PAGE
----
Editor's note: This column was written in response to the Journal-World's invitation to members of the Kansas House and Senate to share their thoughts about their hopes for Kansas and major issues facing the state.
For the past two months, members of the Kansas Legislature have been debating a number of tax proposals that would benefit various groups.
The Legislature has already approved a complete repeal of the franchise tax, along with a substantial reduction in unemployment taxes that will reduce overhead costs for business owners. A bill reducing the corporate income tax rate has also been proposed and is pending in the House.
While tax cuts can certainly help improve the Kansas business climate, we must be cautious about going overboard financially. The state has a surplus in its budget this year, but the budget picture does not look very rosy down the road. We must prepare for hard times ahead so that the state does not put itself into the same situation that occurred at the end of former Gov. Bill Graves' administration. The Legislature cut too many taxes, too quickly and ran out of money. To compensate, Graves had to impose significant cuts in university, public school and social service budgets.
The best way to reduce taxes is targeting cuts to the people who need them the most - senior citizens. I have heard from numerous Lawrence residents about what the Legislature ought to be focusing on this session, and more than any other issue, I have heard an outcry from senior citizens on fixed incomes about rising property taxes. This is a statewide issue, but it is more prevalent in Lawrence because our property valuations have risen so rapidly. Many Lawrence residents are approaching the point where they may be taxed out of their homes.
I'm pleased to report that help may be on the way. At the beginning of this legislative session, Rep. Tom Holland and I introduced a bill that would provide significant property tax relief for lower income seniors. This proposal expands the Homestead Property Tax Refund Act, which is a program that provides refunds against property taxes due, and exempts Social Security income from eligibility for the program. This will allow thousands of Kansans who were not eligible before to take advantage of this program.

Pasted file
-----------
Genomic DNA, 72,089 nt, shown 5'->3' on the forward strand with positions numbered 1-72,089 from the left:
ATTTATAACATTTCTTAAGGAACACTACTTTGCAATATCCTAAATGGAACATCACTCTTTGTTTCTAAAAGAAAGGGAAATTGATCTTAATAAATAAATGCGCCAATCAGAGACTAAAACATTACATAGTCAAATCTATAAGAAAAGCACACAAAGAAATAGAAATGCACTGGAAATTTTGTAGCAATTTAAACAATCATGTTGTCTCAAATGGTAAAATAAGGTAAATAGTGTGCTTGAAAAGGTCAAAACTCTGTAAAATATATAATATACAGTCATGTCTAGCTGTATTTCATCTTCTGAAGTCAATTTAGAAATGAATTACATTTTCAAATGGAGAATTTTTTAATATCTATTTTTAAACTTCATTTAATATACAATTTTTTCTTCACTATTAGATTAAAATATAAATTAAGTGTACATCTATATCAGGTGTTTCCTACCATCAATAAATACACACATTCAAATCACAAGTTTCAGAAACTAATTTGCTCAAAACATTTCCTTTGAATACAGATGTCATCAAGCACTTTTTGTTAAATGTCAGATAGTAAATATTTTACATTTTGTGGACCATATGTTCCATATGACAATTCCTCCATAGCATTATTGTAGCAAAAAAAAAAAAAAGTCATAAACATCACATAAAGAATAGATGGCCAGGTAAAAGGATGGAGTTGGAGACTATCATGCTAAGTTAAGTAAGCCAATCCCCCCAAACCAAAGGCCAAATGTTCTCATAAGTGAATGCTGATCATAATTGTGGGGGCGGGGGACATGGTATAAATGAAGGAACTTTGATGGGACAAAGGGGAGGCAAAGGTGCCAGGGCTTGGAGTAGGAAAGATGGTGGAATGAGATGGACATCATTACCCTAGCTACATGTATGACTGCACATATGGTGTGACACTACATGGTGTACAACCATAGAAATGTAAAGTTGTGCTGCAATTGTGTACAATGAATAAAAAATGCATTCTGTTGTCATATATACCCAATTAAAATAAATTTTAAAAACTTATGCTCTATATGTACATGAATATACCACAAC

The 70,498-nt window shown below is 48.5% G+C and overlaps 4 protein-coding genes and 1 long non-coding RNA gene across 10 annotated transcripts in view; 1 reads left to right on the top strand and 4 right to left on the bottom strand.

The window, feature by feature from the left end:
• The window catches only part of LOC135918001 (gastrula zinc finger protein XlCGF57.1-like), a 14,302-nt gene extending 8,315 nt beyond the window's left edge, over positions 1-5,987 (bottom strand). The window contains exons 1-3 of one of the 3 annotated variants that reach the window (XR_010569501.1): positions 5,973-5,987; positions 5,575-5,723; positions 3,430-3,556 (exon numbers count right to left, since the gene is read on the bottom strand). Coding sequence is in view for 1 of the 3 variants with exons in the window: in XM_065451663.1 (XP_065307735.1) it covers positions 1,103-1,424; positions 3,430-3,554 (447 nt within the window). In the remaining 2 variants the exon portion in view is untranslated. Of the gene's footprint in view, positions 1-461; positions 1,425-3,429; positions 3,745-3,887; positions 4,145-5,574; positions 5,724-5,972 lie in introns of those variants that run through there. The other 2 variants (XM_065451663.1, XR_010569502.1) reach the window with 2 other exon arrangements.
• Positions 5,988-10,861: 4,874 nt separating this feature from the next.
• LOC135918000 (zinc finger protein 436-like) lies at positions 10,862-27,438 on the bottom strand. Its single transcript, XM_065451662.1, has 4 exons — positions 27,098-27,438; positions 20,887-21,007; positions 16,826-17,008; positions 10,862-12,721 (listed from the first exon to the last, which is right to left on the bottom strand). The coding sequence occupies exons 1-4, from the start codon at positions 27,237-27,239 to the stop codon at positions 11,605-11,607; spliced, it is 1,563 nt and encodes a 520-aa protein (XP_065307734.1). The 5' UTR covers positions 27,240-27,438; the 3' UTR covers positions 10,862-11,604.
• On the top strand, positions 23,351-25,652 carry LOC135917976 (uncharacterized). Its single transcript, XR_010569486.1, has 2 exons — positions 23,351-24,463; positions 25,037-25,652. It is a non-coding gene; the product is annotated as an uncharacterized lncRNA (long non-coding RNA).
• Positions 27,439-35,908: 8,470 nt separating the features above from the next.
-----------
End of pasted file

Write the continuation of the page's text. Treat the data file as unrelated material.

A number of constitutional amendments attempting to provide property tax relief to seniors have been debated by the Legislature. Most of these proposals, however, would simply shift the tax burden from seniors to another group. For example, one constitutional amendment has proposed freezing property taxes for seniors. The result of this will be reduced revenues for cities and counties which will cause these municipalities to raise mill levies on non-senior citizens.
The House Taxation Committee recently passed House Bill 2430, which contains the proposal authored by Rep. Holland and myself. It had broad, bipartisan support and would help seniors without harming other Kansans.
As the Legislature looks at enacting tax cuts, we should focus on the people who need tax relief the most. I would submit that those people are senior citizens on fixed incomes and the best solution is House Bill 2430.
- Rep. Paul Davis, a Democrat, represents the 46th District, which covers central and eastern Lawrence. He is an attorney and serves on the House Taxation and Judiciary committees.